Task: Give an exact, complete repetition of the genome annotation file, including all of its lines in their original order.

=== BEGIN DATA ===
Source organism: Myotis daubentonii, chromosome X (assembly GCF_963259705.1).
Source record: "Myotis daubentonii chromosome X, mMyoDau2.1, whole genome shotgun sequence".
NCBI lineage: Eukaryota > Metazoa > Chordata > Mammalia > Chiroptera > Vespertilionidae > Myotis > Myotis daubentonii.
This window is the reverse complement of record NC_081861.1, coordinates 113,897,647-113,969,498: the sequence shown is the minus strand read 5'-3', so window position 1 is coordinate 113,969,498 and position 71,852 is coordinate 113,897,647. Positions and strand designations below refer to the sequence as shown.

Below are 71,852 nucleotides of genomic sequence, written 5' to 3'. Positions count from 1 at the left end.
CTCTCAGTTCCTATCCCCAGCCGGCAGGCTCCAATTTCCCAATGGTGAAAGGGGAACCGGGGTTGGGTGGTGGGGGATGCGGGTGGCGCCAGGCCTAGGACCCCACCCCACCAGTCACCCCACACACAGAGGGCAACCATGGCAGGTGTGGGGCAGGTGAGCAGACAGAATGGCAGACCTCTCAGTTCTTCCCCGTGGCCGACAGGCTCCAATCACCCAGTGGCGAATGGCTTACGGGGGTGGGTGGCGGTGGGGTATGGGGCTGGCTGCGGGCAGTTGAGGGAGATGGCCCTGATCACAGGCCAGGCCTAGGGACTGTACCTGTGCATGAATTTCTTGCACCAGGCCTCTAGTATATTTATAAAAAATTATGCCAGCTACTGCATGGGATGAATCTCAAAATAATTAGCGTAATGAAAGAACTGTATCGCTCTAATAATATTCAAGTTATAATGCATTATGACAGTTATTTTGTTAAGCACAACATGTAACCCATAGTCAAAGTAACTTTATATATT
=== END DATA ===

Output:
Source organism: Myotis daubentonii, chromosome X (assembly GCF_963259705.1).
Source record: "Myotis daubentonii chromosome X, mMyoDau2.1, whole genome shotgun sequence".
NCBI lineage: Eukaryota > Metazoa > Chordata > Mammalia > Chiroptera > Vespertilionidae > Myotis > Myotis daubentonii.
This window is the reverse complement of record NC_081861.1, coordinates 113,897,647-113,969,498: the sequence shown is the minus strand read 5'-3', so window position 1 is coordinate 113,969,498 and position 71,852 is coordinate 113,897,647. Positions and strand designations below refer to the sequence as shown.

Below are 71,852 nucleotides of genomic sequence, written 5' to 3'. Positions count from 1 at the left end.
CTCTCAGTTCCTATCCCCAGCCGGCAGGCTCCAATTTCCCAATGGTGAAAGGGGAACCGGGGTTGGGTGGTGGGGGATGCGGGTGGCGCCAGGCCTAGGACCCCACCCCACCAGTCACCCCACACACAGAGGGCAACCATGGCAGGTGTGGGGCAGGTGAGCAGACAGAATGGCAGACCTCTCAGTTCTTCCCCGTGGCCGACAGGCTCCAATCACCCAGTGGCGAATGGCTTACGGGGGTGGGTGGCGGTGGGGTATGGGGCTGGCTGCGGGCAGTTGAGGGAGATGGCCCTGATCACAGGCCAGGCCTAGGGACTGTACCTGTGCATGAATTTCTTGCACCAGGCCTCTAGTATATTTATAAAAAATTATGCCAGCTACTGCATGGGATGAATCTCAAAATAATTAGCGTAATGAAAGAACTGTATCGCTCTAATAATATTCAAGTTATAATGCATTATGACAGTTATTTTGTTAAGCACAACATGTAACCCATAGTCAAAGTAACTTTATATATT